The development of baby’s spine to the typical S-shape usually takes a bit more than one year and can be divided in four stages.
When a baby is born the spine is in total kyphosis which means it’s rounded in the shape of a C. None of the muscles which help straighten the spine are strong enough yet.
The first part of the spine to be straightened is the uppermost part, called cervical region. When a baby learns to hold up his head, usually around 3-4 months, the curve (kyphosis) of this part slowly gets straighter and finally slightly curved the other way (cervical lordosis).
When a baby learns to sit up, usually around 9 months, the muscles in the middle of the spine (thoracic region) get stronger and help supporting the baby’s back. The spine in this part stays rounded (thoracic kyphosis).
Finally the lower back (lumbar area) gets straightened and curved the other way (lumbar lordosis). This stage is finished when a child has learned to walk, usually around 12-18 months. The typical S-shape has been reached, as the child’s muscles are strong enough to hold up the whole back.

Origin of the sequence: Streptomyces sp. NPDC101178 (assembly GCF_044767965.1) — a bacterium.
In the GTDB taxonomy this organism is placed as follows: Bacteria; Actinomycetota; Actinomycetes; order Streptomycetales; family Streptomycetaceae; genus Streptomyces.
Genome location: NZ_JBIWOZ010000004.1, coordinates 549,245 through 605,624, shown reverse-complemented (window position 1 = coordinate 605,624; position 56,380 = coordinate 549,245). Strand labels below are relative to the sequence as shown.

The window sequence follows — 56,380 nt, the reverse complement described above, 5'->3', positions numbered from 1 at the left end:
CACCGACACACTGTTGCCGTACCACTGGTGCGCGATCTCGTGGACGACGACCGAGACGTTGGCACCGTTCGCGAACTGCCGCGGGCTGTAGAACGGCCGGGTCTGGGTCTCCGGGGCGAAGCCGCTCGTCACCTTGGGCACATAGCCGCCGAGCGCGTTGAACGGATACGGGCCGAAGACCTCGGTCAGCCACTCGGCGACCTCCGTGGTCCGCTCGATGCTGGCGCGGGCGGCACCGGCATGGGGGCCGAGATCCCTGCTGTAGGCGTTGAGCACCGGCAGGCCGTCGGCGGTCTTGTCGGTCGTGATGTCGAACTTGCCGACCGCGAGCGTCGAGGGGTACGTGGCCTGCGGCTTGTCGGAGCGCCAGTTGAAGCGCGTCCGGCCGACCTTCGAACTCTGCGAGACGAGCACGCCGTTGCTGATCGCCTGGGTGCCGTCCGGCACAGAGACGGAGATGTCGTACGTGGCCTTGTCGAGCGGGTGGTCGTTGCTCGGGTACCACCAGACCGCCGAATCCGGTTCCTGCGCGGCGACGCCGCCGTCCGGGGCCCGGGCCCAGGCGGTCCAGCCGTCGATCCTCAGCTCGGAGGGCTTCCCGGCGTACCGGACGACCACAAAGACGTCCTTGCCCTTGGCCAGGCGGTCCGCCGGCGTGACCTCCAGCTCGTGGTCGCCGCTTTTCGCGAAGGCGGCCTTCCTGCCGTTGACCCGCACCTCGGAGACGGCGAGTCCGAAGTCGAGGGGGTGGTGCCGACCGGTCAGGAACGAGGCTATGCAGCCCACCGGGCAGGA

What does that mean for carrying your baby?
The younger a baby is the more important it is to support the spine on it’s whole length because there are not enough muscles to support the back and also the intervertebral discs cannot act as shock absorbers yet. The discs look like jellified doughnuts and when the spine is at rest in an optimal position they puff out. They will increase in thickness until the age of two when they make up one quarter to one third of the length of the spine and are a major determinant of your adult height.
A good sling therefore supports the baby’s back evenly like a firm bandage so his back cannot slump in it, allowing the intervertabral discs to puff out, and increase in thickness. The slings material needs to be soft enough and not too stiff to achieve this effect, and the sling needs to be adjustable to offer support as needed.
Good support of a rounded back is also important for older babies when they fall asleep because then their muscles relax and the sling needs to compensate this.
So in short; your child could be taller if they are carried, then if they aren’t.